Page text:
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Dog Attack!

post #1 of 10
Thread Starter 
About two weeks ago, a dog attacked my cat, Rat. She was missing a lot of fur and had two teeth marks in her side. We could not take her to the vet because he was on vacation for a week. One of the tooth marks kept getting bigger and bigger. It was a growing hole in her side. It really looked terrible. We did not know what to do. It was obviously hurting her. I looked around for something we could put on her to help and found some Gold Bond medicated first aid spray. We started spraying the area with it four times a day. It was the only thing we found that she would not wash off. In three or four days, the wound started healing and getting smaller and she was feeling much better. It is now already almost completely healed up. I think that spray saved her life. There is no way she could have gone on with a giant hole in her side. I recommend to anyone that owns a cat who has some sort of accident or experience like this to try using medicated first aid spray. It worked miracles on my cat.
post #2 of 10
Although I am glad the powder worked for you, there would be no way this powder could fight the infection inside of your cat. Your cat needed to go to a vet, get the wound de-breeded and put on antibiotics to fight the nasty bacteria inside. She would of been on at least 2 weeks of medication for this, and I would play it safe and take her in to your vet to be sure she has suffered no residual effects of such an attack.

I am sorry your cat got hurt.
post #3 of 10
Thread Starter 
We used the spray because our vet left town for a week and we had no other option. The hole is almost completely gone and she seems to be doing fine. She is back to her old self again. She was attacked on Memorial Day weekend last month, which was about three weeks ago I think. Her fur is already growing back. Do you think she still needs to be checked anyway? All signs of the infection seem to be gone.
post #4 of 10
I would take her to the vet! You cant always "see" infection.
post #5 of 10
I also really vote for a vet check. If the hole got larger and larger it was a pretty strong bacteria there. If it was doing that to your kitty's skin think about what it could be doing internally. Plus any viruses that the dog may have transmitted as well. It would be worth a vet check. Poor kitty!
post #6 of 10
My cat had no visable bit wounds or anything when she was attacked by a dog, but her liver was damaged and she had severe bruising. we took her to the vet because she was severely lethargic and she was hardly breathing. she would have died if we didnt take her to the vet. I suggest you get your kitty checked out, there might be some "inside" damage. IE: Lungs, Liver, Kidney, ETC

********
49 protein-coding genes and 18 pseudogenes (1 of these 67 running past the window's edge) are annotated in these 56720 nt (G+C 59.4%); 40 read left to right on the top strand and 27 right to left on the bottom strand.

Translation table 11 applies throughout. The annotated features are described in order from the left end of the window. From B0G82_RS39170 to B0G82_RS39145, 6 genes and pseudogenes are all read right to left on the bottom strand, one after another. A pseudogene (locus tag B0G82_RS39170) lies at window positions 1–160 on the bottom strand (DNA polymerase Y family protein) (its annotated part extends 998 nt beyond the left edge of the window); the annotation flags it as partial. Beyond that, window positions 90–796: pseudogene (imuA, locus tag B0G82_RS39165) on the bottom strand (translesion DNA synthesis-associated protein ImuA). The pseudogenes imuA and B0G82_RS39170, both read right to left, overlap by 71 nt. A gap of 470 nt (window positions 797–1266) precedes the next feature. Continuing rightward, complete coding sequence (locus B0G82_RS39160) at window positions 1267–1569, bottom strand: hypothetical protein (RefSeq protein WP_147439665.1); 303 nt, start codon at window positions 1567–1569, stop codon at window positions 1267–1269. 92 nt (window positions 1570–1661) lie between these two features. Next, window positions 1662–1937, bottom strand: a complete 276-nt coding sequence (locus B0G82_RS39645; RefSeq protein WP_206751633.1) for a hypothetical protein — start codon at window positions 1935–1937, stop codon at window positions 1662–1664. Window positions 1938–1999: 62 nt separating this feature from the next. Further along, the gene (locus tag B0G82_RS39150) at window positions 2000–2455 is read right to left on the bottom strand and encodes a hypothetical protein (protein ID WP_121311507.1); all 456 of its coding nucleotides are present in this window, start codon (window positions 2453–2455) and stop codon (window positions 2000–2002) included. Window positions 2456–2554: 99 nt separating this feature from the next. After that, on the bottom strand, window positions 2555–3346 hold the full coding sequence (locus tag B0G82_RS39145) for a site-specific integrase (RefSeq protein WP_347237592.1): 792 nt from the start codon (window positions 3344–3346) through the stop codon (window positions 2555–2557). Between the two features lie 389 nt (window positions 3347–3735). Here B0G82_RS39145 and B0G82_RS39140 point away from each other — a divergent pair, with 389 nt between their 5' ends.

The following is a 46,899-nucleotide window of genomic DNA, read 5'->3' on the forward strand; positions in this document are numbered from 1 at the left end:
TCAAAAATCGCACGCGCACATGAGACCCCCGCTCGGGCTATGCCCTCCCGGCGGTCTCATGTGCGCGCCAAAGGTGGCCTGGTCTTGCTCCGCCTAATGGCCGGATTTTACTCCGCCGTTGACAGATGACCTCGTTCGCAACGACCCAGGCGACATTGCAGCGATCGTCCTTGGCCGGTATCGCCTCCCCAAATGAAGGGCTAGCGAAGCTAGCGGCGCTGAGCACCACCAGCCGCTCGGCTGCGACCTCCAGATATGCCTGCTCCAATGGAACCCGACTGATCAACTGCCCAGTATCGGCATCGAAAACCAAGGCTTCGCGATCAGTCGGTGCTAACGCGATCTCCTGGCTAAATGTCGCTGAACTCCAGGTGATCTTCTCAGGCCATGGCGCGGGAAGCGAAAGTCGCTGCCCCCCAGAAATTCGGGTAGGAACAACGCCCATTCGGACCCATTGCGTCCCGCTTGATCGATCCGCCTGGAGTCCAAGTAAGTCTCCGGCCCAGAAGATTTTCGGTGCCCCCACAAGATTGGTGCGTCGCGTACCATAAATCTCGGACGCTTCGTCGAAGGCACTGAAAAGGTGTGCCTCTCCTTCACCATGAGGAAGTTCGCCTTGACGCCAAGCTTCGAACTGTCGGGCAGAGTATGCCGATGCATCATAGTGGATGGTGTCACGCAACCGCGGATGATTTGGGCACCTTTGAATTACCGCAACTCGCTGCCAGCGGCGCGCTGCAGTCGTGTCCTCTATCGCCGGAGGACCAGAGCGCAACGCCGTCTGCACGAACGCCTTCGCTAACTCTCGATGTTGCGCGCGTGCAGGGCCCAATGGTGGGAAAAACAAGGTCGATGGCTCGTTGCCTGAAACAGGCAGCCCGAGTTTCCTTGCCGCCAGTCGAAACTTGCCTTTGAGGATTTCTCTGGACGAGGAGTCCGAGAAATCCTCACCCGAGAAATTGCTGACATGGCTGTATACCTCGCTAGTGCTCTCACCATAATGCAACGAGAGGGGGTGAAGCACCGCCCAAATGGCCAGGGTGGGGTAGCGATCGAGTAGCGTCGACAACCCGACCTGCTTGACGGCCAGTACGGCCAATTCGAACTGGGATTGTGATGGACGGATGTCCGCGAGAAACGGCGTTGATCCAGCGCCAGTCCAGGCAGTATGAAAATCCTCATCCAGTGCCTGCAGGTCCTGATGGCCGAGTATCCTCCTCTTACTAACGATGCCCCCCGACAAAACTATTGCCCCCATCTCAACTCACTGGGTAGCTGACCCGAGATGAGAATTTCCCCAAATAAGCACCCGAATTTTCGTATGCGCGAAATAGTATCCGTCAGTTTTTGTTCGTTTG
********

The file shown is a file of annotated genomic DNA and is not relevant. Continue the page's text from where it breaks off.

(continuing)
post #7 of 10
I would still take her to the vet to get everything possible ruled out, especially internal injuries. Cats are notorious for hiding injuries and pain unless it is very severe.

Bacterial infections do not just occur in the area of the wound. They can become internal infections where you may not neccesarily see any swelling or redness.

Please, take her to the vet.
post #8 of 10
I agree with everyone else. Take her to the vet to be check out. I didn't notice any signs of ear infection in my Oscar until he was sitting in my lap and shook his head where gunk slung all over me.
post #9 of 10
Years ago one of my cats was attacked by a coyote and was left with two puncture wounds as a result. My wonderful vet made sure that the wounds DID NOT close up. He said that we needed to keep them open and debreeded so that they could heal from the inside out. When I said that that seemed odd to me, he told me that when the wound closes without the debreeding, that what happens is that the skin closes over bacteria and dead tissue and becomes infected. So, even though it looks healed, the cat will become ill. He also said that these infections can quickly kill a cat by causing kidney and liver failure.

Please, please, please take your cat to the vet. Chances are good that your cat will become very ill and may die if not taken in!!!
post #10 of 10
I agree, please take your kitty to the Vet.
I am not a Vet but have worked as a Vets helper for two years at a large dog training facility. Many times I helped in the treatment of this kind of wound, in dogs and in some cats that were boarded there.
Please have kitty checked.
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